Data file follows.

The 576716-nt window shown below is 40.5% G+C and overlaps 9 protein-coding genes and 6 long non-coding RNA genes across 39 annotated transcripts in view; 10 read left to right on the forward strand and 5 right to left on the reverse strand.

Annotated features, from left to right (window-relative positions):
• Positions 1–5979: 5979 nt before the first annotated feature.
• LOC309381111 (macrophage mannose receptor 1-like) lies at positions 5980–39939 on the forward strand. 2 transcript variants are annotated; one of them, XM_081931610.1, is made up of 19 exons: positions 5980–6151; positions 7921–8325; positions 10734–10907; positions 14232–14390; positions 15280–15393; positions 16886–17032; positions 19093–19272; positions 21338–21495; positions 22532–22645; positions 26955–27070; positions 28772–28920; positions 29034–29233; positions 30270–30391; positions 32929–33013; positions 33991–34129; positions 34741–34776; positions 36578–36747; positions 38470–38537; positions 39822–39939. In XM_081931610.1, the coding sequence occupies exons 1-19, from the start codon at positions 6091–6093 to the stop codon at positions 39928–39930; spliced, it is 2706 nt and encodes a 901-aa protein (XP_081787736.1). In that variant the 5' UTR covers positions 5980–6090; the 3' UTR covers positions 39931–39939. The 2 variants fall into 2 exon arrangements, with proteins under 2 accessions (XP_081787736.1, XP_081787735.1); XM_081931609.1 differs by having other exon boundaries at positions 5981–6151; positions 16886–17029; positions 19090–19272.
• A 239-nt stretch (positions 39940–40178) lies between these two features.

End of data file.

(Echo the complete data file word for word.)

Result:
The 576716-nt window shown below is 40.5% G+C and overlaps 9 protein-coding genes and 6 long non-coding RNA genes across 39 annotated transcripts in view; 10 read left to right on the forward strand and 5 right to left on the reverse strand.

Annotated features, from left to right (window-relative positions):
• Positions 1–5979: 5979 nt before the first annotated feature.
• LOC309381111 (macrophage mannose receptor 1-like) lies at positions 5980–39939 on the forward strand. 2 transcript variants are annotated; one of them, XM_081931610.1, is made up of 19 exons: positions 5980–6151; positions 7921–8325; positions 10734–10907; positions 14232–14390; positions 15280–15393; positions 16886–17032; positions 19093–19272; positions 21338–21495; positions 22532–22645; positions 26955–27070; positions 28772–28920; positions 29034–29233; positions 30270–30391; positions 32929–33013; positions 33991–34129; positions 34741–34776; positions 36578–36747; positions 38470–38537; positions 39822–39939. In XM_081931610.1, the coding sequence occupies exons 1-19, from the start codon at positions 6091–6093 to the stop codon at positions 39928–39930; spliced, it is 2706 nt and encodes a 901-aa protein (XP_081787736.1). In that variant the 5' UTR covers positions 5980–6090; the 3' UTR covers positions 39931–39939. The 2 variants fall into 2 exon arrangements, with proteins under 2 accessions (XP_081787736.1, XP_081787735.1); XM_081931609.1 differs by having other exon boundaries at positions 5981–6151; positions 16886–17029; positions 19090–19272.
• A 239-nt stretch (positions 39940–40178) lies between these two features.